The 2012 awards season may not be over yet, but if like me, you’re already fed up with all the Argo nonsense, it’s a perfect time to take a look at the movies of 2013. I originally saw Yossi last year but was pleased to realize that it hadn’t been released in the United States, therefore making it eligible for awards consideration this year. The movie was released a few weeks ago in NYC and is currently playing in a couple of arthouses. If you haven’t seen it, run to the theater. Movies released early during the year are usually forgotten by the time all the Oscar juggernauts arrive…
Yossi is the unexpected sequel to 2002’s miniature masterpiece Yossi & Jagger, a movie which back then tapped into something that seemed scandalous (gay men in the Israeli army!) but proved to be much more sensitive and subdued that anyone expected. Director Eytan Fox went on to direct other movies in the years since, all of which dealt with sex and young people, but none of them were able to capture the rich humanity of his film about gay soldiers.
Yossi & Jagger wasn’t a box office hit and might be somewhat of a cult movie, but that shouldn’t discourage audiences from watching its sequel. The movie catches up with the title character a decade after the first movie and we see the effect of Jagger’s death in his life and how he has to deal with his sexuality. But this shouldn’t be a movie review (although again, go watch it while you can!) instead this piece is all about how brilliant Ohad Knoller is in the part.
Ten years ago, his sad puppy eyes and buff body gave him a strange attractiveness, his angry passion and sexual cravings reminiscent of a young Brando. Ten years later we see him as a man coming to terms with the sad loneliness of gay life. He has left the army and is trying to keep his personal life a secret from his colleagues, we see him as a doctor who is too old and not attractive enough to fit in with the Grindr culture. He uses old pictures on dating sites and awkwardly smiles at men he finds cute.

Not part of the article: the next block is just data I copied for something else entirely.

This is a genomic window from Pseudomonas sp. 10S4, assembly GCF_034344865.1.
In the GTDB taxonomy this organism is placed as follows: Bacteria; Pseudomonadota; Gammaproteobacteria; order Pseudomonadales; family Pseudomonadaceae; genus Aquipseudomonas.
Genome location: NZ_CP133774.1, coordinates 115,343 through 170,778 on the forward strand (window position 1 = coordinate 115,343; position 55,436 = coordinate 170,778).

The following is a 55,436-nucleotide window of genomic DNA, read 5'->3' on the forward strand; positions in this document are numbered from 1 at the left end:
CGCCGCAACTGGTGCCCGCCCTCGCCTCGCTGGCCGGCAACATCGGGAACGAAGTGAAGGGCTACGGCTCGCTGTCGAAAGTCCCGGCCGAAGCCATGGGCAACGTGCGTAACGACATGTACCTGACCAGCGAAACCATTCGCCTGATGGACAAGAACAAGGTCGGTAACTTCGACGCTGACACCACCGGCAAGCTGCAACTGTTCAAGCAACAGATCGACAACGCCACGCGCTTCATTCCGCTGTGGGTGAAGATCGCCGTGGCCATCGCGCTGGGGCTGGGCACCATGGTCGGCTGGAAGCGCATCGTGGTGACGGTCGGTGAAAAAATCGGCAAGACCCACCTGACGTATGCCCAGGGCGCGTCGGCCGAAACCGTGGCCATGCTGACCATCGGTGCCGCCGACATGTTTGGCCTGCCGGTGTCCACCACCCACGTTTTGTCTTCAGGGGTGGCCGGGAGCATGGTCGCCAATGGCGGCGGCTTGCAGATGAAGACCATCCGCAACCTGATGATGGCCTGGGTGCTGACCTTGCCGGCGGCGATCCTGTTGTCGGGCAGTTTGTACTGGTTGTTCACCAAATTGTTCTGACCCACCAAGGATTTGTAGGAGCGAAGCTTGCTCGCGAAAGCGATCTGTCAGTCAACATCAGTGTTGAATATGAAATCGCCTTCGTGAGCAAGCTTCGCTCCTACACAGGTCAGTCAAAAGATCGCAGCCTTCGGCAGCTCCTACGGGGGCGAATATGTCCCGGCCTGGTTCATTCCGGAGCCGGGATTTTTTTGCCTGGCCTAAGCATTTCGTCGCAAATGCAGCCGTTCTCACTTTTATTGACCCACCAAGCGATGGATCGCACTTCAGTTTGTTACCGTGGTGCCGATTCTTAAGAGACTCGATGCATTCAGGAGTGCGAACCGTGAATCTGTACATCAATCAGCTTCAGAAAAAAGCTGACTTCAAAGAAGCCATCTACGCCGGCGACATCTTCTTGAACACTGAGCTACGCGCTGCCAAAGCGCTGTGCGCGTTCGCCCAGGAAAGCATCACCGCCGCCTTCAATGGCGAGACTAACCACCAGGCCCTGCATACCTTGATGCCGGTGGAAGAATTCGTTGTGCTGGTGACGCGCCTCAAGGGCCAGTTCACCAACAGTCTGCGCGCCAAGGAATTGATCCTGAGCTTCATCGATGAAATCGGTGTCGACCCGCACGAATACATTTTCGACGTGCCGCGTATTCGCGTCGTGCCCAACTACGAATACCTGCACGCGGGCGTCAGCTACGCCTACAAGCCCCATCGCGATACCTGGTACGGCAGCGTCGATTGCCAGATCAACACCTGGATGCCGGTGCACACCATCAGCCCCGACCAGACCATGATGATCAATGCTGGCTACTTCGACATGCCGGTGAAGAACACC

What’s remarkable about Knoller’s performance is how easily he becomes Yossi. Even if the actor has done many other movies (he had parts in the Oscar nominated Munich and Beaufort) in the ten years since he first introduced this character, a single look at him in this sequel is enough for us to see the pain he holds inside, the longing and terror that fills his soul. The movie is directed with a caring hand by Fox who gives Yossi a second chance at happiness (in the form of a beautiful young man who might have actual feelings for the doctor), but the movie belongs to Knoller’s sensitive performance, you mostly want to reach out to the screen and give him a hug even if you know that Yossi would probably refuse it.
We all know how critical it is to keep independent voices alive and strong online. Please consider a donation to support our work as an independent publisher devoted to the arts and humanities. Your donation will help PopMatters stay viable through these changing and challenging times where advertising no longer covers our costs. We need your help to keep PopMatters publishing. Thank you.